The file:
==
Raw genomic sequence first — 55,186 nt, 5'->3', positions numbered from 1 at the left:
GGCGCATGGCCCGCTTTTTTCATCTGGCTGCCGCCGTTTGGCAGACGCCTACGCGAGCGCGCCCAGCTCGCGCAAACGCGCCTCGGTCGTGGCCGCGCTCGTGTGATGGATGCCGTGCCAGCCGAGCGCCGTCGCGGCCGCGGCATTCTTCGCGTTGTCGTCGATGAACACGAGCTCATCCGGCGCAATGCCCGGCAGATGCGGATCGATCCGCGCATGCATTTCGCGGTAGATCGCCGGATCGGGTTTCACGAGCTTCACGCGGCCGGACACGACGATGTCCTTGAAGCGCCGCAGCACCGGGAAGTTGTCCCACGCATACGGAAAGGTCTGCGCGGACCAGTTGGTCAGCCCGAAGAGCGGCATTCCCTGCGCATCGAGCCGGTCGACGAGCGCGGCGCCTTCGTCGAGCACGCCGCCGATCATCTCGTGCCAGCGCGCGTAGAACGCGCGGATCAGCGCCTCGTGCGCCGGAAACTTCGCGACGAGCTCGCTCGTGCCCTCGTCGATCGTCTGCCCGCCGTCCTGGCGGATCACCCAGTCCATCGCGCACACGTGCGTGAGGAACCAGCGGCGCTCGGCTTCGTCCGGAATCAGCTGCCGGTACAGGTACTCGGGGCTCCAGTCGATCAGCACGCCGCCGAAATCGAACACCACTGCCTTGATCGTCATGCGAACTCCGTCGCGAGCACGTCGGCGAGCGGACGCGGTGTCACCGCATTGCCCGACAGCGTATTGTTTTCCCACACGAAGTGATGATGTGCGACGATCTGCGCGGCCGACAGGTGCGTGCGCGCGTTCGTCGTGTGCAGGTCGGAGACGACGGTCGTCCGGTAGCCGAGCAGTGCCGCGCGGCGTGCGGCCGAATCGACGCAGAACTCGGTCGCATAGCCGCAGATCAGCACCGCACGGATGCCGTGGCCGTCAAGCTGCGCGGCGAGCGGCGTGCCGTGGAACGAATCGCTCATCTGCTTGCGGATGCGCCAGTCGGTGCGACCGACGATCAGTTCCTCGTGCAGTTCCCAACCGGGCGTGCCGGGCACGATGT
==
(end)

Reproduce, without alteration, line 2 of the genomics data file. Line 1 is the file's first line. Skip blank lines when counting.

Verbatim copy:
GGCGCATGGCCCGCTTTTTTCATCTGGCTGCCGCCGTTTGGCAGACGCCTACGCGAGCGCGCCCAGCTCGCGCAAACGCGCCTCGGTCGTGGCCGCGCTCGTGTGATGGATGCCGTGCCAGCCGAGCGCCGTCGCGGCCGCGGCATTCTTCGCGTTGTCGTCGATGAACACGAGCTCATCCGGCGCAATGCCCGGCAGATGCGGATCGATCCGCGCATGCATTTCGCGGTAGATCGCCGGATCGGGTTTCACGAGCTTCACGCGGCCGGACACGACGATGTCCTTGAAGCGCCGCAGCACCGGGAAGTTGTCCCACGCATACGGAAAGGTCTGCGCGGACCAGTTGGTCAGCCCGAAGAGCGGCATTCCCTGCGCATCGAGCCGGTCGACGAGCGCGGCGCCTTCGTCGAGCACGCCGCCGATCATCTCGTGCCAGCGCGCGTAGAACGCGCGGATCAGCGCCTCGTGCGCCGGAAACTTCGCGACGAGCTCGCTCGTGCCCTCGTCGATCGTCTGCCCGCCGTCCTGGCGGATCACCCAGTCCATCGCGCACACGTGCGTGAGGAACCAGCGGCGCTCGGCTTCGTCCGGAATCAGCTGCCGGTACAGGTACTCGGGGCTCCAGTCGATCAGCACGCCGCCGAAATCGAACACCACTGCCTTGATCGTCATGCGAACTCCGTCGCGAGCACGTCGGCGAGCGGACGCGGTGTCACCGCATTGCCCGACAGCGTATTGTTTTCCCACACGAAGTGATGATGTGCGACGATCTGCGCGGCCGACAGGTGCGTGCGCGCGTTCGTCGTGTGCAGGTCGGAGACGACGGTCGTCCGGTAGCCGAGCAGTGCCGCGCGGCGTGCGGCCGAATCGACGCAGAACTCGGTCGCATAGCCGCAGATCAGCACCGCACGGATGCCGTGGCCGTCAAGCTGCGCGGCGAGCGGCGTGCCGTGGAACGAATCGCTCATCTGCTTGCGGATGCGCCAGTCGGTGCGACCGACGATCAGTTCCTCGTGCAGTTCCCAACCGGGCGTGCCGGGCACGATGT